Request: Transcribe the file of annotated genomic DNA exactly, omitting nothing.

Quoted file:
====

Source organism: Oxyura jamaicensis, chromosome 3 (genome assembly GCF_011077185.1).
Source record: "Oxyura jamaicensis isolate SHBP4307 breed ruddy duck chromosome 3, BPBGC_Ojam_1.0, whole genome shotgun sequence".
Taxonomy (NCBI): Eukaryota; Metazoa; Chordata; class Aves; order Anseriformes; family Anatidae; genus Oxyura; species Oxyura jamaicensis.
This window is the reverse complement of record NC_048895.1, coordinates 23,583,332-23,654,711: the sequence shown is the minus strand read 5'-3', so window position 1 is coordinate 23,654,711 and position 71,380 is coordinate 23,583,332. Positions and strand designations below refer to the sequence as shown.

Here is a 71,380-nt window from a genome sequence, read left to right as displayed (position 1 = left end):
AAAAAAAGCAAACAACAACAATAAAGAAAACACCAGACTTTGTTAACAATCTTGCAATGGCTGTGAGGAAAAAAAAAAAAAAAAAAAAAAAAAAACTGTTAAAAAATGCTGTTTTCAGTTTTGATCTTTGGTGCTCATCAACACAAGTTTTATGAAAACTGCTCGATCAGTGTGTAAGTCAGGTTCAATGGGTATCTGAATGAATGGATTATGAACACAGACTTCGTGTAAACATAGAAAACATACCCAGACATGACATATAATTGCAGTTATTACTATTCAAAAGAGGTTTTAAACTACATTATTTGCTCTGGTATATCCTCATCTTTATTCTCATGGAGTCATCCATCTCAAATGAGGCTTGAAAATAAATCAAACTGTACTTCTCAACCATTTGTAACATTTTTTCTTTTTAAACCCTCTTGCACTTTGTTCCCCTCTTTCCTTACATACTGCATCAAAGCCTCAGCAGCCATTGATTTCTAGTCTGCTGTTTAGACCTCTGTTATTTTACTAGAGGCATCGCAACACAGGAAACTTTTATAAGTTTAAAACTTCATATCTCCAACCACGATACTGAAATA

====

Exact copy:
Source organism: Oxyura jamaicensis, chromosome 3 (genome assembly GCF_011077185.1).
Source record: "Oxyura jamaicensis isolate SHBP4307 breed ruddy duck chromosome 3, BPBGC_Ojam_1.0, whole genome shotgun sequence".
Taxonomy (NCBI): Eukaryota; Metazoa; Chordata; class Aves; order Anseriformes; family Anatidae; genus Oxyura; species Oxyura jamaicensis.
This window is the reverse complement of record NC_048895.1, coordinates 23,583,332-23,654,711: the sequence shown is the minus strand read 5'-3', so window position 1 is coordinate 23,654,711 and position 71,380 is coordinate 23,583,332. Positions and strand designations below refer to the sequence as shown.

Here is a 71,380-nt window from a genome sequence, read left to right as displayed (position 1 = left end):
AAAAAAAGCAAACAACAACAATAAAGAAAACACCAGACTTTGTTAACAATCTTGCAATGGCTGTGAGGAAAAAAAAAAAAAAAAAAAAAAAAAAACTGTTAAAAAATGCTGTTTTCAGTTTTGATCTTTGGTGCTCATCAACACAAGTTTTATGAAAACTGCTCGATCAGTGTGTAAGTCAGGTTCAATGGGTATCTGAATGAATGGATTATGAACACAGACTTCGTGTAAACATAGAAAACATACCCAGACATGACATATAATTGCAGTTATTACTATTCAAAAGAGGTTTTAAACTACATTATTTGCTCTGGTATATCCTCATCTTTATTCTCATGGAGTCATCCATCTCAAATGAGGCTTGAAAATAAATCAAACTGTACTTCTCAACCATTTGTAACATTTTTTCTTTTTAAACCCTCTTGCACTTTGTTCCCCTCTTTCCTTACATACTGCATCAAAGCCTCAGCAGCCATTGATTTCTAGTCTGCTGTTTAGACCTCTGTTATTTTACTAGAGGCATCGCAACACAGGAAACTTTTATAAGTTTAAAACTTCATATCTCCAACCACGATACTGAAATA